(Not a Problem/Somewhat of a Problem/A Very Big Problem/Not Sure):

1a. Lack of City adherence to Code Compliance and Zoning for residential and commercial properties (No Airbnb in our neighborhood!)

1b. Lack of bike lanes on roadways (Remember when we called safe bike lanes ‘social engineering’? [video])

1c. Increased Housing density (i.e., “Densification”) (We got ours… our children will just have to live somewhere else.)

1d. Preservation of Historic Character (If calling something historic can prevent new housing, then it’s historic.)

1e. Lack of efficient public transportation (We’d never actually ride public transit, but we sure will use it as an excuse to prevent development.)

1f. Lack of affordable housing/rental units (See (1c), (1d), and (1e).  Also, not building any housing somehow creates more affordable housing.)

1g. Non-permitted Marijuana Businesses (75% of our neighborhood voted to legalize marijuana, but residents should drive to an industrial park in Kearny Mesa to buy it.)

1h. Lack of parking on streets (My garage is for storage, not for parking my car – the City should pay for that.  And this is *way* more important than (1f).)

1j. Too many places that serve alcohol (bars, restaurants, night clubs) (North Park was better when we had to drive to Hillcrest because there was nowhere to eat or drink.)

1k. Too few publicly accessible “Green Spaces” (i.e., Parks, Community Gardens) (Even though our neighborhoods are literally right next to the largest urban cultural park in the country.)

1l. Too much vehicle traffic (SD County has 3 million residents, and we live 5 minutes from downtown, but there should be no rush hour congestion… just like every other thriving city.)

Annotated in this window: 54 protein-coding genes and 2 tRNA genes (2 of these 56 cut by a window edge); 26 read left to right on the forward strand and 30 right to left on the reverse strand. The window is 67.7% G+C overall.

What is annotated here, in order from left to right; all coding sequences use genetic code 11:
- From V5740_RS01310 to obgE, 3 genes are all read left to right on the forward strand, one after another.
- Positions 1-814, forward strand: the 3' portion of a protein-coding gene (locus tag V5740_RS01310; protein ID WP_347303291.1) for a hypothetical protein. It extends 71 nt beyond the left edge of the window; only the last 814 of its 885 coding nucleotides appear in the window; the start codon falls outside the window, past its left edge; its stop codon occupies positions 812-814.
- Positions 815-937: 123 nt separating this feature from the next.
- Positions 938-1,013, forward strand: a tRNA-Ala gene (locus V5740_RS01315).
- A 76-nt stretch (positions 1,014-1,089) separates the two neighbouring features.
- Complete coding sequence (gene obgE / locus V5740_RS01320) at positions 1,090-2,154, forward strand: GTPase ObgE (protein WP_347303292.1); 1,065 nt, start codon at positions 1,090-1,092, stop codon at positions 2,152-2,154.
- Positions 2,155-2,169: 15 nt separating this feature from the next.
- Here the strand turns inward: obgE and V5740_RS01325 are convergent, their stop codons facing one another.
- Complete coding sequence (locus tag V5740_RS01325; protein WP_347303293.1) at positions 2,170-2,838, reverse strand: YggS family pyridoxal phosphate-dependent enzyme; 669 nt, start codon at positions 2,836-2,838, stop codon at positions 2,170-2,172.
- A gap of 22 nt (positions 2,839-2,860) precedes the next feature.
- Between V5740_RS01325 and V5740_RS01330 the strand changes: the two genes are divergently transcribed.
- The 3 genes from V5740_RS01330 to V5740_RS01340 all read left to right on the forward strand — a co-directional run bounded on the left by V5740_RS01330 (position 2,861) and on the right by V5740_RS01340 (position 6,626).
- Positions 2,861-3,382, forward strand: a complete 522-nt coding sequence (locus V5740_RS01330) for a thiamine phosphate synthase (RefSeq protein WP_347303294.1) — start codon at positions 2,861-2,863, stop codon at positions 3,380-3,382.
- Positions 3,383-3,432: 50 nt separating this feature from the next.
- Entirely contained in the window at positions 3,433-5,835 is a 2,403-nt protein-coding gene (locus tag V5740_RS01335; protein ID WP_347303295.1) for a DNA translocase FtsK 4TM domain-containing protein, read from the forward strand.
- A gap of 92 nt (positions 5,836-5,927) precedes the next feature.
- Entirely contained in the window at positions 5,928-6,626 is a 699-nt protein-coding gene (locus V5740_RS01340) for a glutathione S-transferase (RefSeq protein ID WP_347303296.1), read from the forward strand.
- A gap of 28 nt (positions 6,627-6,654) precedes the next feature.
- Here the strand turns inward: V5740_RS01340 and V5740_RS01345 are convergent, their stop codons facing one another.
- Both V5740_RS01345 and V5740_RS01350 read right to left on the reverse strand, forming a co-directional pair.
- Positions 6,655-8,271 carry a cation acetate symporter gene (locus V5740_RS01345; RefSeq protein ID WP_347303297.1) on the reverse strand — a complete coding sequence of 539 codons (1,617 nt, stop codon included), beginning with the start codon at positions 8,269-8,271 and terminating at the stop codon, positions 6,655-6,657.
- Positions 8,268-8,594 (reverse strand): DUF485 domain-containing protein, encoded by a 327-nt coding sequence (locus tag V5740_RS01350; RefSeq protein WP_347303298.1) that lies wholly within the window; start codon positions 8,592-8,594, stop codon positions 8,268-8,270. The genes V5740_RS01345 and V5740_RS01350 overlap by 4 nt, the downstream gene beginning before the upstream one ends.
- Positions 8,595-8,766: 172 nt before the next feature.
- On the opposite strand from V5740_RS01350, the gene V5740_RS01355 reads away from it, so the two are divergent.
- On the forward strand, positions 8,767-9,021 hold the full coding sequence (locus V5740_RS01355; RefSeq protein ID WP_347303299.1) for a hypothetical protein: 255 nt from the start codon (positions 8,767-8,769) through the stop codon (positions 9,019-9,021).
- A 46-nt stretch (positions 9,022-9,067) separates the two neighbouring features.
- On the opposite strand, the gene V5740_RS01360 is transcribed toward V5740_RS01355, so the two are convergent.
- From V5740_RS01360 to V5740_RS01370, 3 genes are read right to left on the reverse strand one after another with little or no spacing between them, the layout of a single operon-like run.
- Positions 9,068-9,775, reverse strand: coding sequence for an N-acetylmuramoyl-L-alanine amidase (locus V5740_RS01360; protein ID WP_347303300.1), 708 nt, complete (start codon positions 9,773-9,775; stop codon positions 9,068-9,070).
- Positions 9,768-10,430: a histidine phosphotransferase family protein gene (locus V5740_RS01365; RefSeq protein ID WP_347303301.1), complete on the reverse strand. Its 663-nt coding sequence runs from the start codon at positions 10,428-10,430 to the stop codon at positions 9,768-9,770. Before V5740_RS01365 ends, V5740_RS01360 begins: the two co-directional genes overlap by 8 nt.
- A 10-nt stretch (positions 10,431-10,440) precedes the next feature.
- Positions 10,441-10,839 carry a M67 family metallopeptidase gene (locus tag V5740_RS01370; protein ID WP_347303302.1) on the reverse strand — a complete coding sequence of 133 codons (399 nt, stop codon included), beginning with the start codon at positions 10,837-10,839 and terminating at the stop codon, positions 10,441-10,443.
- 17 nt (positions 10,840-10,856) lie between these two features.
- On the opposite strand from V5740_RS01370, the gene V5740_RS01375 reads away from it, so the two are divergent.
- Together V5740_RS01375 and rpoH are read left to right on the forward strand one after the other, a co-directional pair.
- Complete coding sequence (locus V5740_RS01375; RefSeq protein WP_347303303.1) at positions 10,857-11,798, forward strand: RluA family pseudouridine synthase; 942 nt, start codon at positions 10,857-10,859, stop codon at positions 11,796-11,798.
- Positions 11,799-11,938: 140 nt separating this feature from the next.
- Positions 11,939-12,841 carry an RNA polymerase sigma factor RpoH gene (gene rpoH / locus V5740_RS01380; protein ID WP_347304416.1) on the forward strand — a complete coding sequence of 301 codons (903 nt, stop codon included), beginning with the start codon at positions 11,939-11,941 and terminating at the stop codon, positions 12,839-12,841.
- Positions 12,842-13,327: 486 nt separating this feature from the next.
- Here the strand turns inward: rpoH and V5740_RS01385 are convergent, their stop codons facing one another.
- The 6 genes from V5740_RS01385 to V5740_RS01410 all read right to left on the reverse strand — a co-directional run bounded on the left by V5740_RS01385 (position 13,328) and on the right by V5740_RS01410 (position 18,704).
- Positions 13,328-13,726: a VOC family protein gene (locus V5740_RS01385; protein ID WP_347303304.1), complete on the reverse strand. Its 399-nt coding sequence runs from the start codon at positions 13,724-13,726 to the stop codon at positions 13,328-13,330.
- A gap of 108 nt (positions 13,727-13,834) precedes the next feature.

1m. Too little representation from Residents, when decisions are made that affect your neighborhood (Only retired ‘R’esidents who can make 6PM Community Planning meetings will decide our neighborhoods’ future.)


Please indicate whether or not you support the following 
(Support/Do Not Support/Don’t Know):

2a. Dispersing affordable housing throughout the city of San Diego (Keeping the poors out of North Park is ‘progressive’.)

2c. A law to hold irresponsible liquor store, bar and restaurant owners accountable for alcohol-related crimes linked to their business practices. (We got a little excited there)

2d. Increasing bicycle lane access on roadways (Roads are for cars!)

2e. More enforcement of zoning restrictions and code compliance for residential and commercial properties (Seriously – did you not get what we were saying in (1a)?)

2f. Densification (Increased Housing Density) (Density belongs downtown!)

2g. Preserving green space (Parks, Community Gardens) (We can’t name a park or community garden that was removed, but we’re really throwing everything against the wall here.)

2h. Stricter penalties for owners/operators of unpermitted marijuana businesses (You will drive far for your disgusting habit hippies – and you will like it.)

2i. A law that requires a residential permit to park in residential areas (Residential parking permits will remain just $14/year, far below the true cost, and continue to be subsidized by other City taxpayers.)

2j. Increased access to public transportation (We demand a trolley that we can later oppose because of construction impacts.)

2k. Building infrastructure before density (i.e., facilities, mass transit alternatives, green space) (We are against the very thing – density – required for the ‘mass’ part of ‘mass transit alternatives’.)

2l. An ordinance that requires the preservation of Historic Structures (A parking lot is a historic structure, right?  Yes, it is. [link])

2m. An ordinance that requires equal representation (Parity) between Residents/Community Members and Businesses on Neighborhood Planning Committees and Councils (But we strongly oppose an ordinance that requires equal representation for young residents and renters. See (1m).)